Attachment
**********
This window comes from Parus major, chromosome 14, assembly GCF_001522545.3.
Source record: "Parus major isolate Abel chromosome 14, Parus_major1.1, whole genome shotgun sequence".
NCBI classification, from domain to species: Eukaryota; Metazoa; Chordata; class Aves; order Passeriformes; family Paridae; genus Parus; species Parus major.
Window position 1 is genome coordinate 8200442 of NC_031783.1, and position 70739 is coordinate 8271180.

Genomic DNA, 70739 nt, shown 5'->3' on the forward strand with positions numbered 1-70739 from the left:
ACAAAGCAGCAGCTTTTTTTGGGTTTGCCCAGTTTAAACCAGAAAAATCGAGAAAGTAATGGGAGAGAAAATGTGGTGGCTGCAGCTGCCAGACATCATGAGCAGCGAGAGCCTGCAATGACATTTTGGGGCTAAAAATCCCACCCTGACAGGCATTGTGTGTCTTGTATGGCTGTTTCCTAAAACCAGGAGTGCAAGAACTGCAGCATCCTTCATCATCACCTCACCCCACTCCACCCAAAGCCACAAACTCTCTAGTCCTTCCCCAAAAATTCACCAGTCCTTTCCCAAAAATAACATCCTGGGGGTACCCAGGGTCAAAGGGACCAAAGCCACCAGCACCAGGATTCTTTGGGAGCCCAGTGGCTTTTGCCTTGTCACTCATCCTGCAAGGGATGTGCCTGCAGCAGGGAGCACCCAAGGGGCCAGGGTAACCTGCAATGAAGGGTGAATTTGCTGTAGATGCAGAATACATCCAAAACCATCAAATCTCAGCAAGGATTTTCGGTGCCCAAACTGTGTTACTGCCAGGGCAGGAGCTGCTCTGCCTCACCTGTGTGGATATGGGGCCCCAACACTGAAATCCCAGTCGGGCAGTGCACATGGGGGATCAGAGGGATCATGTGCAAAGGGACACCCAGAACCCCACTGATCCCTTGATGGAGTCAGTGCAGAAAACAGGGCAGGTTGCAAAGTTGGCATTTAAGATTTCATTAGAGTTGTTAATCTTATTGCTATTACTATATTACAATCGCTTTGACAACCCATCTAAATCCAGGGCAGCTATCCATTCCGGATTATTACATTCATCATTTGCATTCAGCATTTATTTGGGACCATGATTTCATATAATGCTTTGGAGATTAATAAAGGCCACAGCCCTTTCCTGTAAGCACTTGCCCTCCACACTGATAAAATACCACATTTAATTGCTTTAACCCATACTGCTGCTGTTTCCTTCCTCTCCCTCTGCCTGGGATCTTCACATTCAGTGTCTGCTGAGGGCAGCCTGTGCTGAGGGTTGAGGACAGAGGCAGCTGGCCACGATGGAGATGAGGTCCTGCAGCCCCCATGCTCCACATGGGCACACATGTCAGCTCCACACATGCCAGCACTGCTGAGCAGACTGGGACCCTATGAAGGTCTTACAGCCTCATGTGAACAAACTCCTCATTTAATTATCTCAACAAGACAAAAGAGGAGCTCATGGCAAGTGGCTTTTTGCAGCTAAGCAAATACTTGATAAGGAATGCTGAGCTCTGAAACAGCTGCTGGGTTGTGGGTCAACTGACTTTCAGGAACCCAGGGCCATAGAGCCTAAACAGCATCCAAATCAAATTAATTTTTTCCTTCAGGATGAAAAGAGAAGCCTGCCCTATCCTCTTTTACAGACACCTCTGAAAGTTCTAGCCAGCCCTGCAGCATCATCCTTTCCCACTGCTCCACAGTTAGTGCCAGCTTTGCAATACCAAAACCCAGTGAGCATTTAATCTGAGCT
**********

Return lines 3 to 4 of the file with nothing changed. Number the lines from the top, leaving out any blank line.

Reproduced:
NCBI classification, from domain to species: Eukaryota; Metazoa; Chordata; class Aves; order Passeriformes; family Paridae; genus Parus; species Parus major.
Window position 1 is genome coordinate 8200442 of NC_031783.1, and position 70739 is coordinate 8271180.